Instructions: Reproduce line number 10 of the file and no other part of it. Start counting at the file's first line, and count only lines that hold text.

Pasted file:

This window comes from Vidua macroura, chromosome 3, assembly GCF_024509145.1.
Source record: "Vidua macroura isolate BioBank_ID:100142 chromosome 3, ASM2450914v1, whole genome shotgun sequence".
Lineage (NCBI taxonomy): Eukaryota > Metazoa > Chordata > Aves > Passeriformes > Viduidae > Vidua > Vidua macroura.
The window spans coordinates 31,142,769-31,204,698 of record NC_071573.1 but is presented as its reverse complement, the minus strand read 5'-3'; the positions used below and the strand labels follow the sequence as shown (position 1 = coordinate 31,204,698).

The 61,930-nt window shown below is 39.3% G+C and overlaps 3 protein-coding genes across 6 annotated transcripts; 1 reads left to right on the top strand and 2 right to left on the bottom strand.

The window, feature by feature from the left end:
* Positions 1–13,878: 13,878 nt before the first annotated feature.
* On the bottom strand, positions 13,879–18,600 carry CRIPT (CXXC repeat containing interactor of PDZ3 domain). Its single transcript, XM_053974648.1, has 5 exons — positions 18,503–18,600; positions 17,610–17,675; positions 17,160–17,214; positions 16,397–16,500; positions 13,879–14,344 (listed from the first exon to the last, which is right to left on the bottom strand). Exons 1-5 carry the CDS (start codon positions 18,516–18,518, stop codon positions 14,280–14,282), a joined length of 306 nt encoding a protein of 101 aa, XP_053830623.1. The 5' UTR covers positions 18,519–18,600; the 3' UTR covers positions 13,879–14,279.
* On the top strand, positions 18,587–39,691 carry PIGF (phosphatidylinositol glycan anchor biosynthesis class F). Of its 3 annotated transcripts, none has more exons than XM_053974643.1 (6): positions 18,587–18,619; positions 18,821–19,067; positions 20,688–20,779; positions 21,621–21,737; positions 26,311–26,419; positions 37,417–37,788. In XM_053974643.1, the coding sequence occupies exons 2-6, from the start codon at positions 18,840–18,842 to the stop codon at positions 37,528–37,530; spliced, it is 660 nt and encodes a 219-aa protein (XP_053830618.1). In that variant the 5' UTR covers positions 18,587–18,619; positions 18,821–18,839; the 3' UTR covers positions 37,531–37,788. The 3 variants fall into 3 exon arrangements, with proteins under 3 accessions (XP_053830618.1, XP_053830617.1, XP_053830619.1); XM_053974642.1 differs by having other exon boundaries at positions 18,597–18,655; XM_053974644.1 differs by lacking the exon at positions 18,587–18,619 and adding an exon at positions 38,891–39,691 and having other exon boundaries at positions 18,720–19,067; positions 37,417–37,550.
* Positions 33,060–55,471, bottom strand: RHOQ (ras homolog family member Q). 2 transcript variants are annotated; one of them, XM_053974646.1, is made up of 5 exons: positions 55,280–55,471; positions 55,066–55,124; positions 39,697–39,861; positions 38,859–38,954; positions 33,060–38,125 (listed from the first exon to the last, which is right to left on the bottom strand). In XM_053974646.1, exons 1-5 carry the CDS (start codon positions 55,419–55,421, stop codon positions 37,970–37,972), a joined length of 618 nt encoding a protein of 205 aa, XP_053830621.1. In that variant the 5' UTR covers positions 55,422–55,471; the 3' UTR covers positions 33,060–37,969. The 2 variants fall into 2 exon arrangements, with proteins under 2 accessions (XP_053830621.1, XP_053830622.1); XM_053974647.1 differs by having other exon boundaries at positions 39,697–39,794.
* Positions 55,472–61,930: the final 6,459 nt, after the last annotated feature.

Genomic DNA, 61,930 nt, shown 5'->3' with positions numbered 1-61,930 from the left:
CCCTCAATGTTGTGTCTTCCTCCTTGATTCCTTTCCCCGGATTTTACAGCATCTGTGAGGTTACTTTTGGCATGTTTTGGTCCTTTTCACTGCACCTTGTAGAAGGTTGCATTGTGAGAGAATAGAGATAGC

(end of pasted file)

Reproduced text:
* Positions 33,060–55,471, bottom strand: RHOQ (ras homolog family member Q). 2 transcript variants are annotated; one of them, XM_053974646.1, is made up of 5 exons: positions 55,280–55,471; positions 55,066–55,124; positions 39,697–39,861; positions 38,859–38,954; positions 33,060–38,125 (listed from the first exon to the last, which is right to left on the bottom strand). In XM_053974646.1, exons 1-5 carry the CDS (start codon positions 55,419–55,421, stop codon positions 37,970–37,972), a joined length of 618 nt encoding a protein of 205 aa, XP_053830621.1. In that variant the 5' UTR covers positions 55,422–55,471; the 3' UTR covers positions 33,060–37,969. The 2 variants fall into 2 exon arrangements, with proteins under 2 accessions (XP_053830621.1, XP_053830622.1); XM_053974647.1 differs by having other exon boundaries at positions 39,697–39,794.